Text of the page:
Emil Jaddini got Special Award at 8th Warsaw International Medical Congress for Young Scientists. He rehearsed presentation with me – I thought that it sounded good. I am very happy for him and I hope we can backup this award with data from our study for the next conference and most importantly make some small good change to the world.
Awards, publications, conferences are nice, but what matters is the change that is left in the world with what we do. Once one of my dear friends laughed at all the scientific projects I have been working – “How will that matter Emil in 10 years?”. There are people who can change the direction of you life with one sentence. She was right – the science I was pursuing then lacked something – I had projects that measured different things but they did not pursue any change. I have to honestly say that most of the things I have done scientifically did not change much. I would call it egocentric research – the work produces results but does not solve much – research for research that is. To change this and make research that touches something more after the talk with this friend I have implemented some rules for my scientific work. 1) There has to be immediate profit for the patient (better survival, cure, less pain etc) when they get involved in the project 2) The people who work with me have to profit in a very clear way from doing the study – more than having another publication in their C.V. Since, I am taking leadership in most of the projects I work on – using it for development of people I work with is essential value of those projects 3) The project have to touch some real problem of patients and be aimed at solving this problem or giving answer that can be used to give solution for some clinical problem. This change is still in progress – and what is good with it – it does bring fruits all the time with projects at every stage of development. Now, I find all of the research I am doing interesting – moreover I am sure there is some positive change it leaves on all involved in it.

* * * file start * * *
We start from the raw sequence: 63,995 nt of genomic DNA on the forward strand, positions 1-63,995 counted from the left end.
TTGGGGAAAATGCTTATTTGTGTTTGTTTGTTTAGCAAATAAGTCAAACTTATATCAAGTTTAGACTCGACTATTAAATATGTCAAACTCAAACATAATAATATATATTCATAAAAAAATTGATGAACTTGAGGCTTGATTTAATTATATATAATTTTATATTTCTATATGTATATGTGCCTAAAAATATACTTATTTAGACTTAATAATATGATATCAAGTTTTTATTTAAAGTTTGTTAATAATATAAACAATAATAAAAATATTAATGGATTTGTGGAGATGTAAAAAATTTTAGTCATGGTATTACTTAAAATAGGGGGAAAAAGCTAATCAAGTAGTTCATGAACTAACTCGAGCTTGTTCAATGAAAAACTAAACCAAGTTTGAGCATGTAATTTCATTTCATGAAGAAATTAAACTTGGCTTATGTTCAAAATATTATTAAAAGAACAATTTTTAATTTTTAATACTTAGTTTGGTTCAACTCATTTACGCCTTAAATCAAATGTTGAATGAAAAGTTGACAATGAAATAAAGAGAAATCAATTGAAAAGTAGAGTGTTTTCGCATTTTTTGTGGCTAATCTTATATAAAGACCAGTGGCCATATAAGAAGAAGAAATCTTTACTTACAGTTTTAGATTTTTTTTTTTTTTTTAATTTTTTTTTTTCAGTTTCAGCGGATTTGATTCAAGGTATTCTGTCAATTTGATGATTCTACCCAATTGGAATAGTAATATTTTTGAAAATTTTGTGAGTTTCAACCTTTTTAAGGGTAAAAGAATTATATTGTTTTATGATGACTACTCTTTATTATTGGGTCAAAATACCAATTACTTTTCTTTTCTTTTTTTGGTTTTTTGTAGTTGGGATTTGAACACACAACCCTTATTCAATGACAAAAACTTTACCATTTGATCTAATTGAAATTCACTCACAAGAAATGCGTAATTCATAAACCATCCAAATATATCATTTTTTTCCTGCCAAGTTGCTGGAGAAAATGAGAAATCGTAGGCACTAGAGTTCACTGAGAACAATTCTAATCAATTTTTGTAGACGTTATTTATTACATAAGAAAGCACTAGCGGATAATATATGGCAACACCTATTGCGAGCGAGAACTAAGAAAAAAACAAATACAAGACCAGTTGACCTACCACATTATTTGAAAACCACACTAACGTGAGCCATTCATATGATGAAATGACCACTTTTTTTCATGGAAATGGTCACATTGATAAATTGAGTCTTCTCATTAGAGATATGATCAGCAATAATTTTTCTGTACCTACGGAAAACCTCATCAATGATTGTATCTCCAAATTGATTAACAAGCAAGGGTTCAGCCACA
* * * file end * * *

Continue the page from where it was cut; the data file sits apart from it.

The Painless Biopsy Challenge is important project for me. I have observed several doctors and have heard numerous stories of doctors performing marrow biopsies around the world – mostly telling how painful it is. I used to have quite good reputation in bone marrow biopsy when I was doing it often (I guess I have made easily over 2000 biopsies). Now it is time to test myself how good I can still be at doing biopsy. I will print 15 patient questionnaires and put myself to the test. I am hoping to set high benchmark for those who will want to enter the challenge. Let’s see who will respond to that challenge and can beat me at my game! (or something that used to be my game ;-))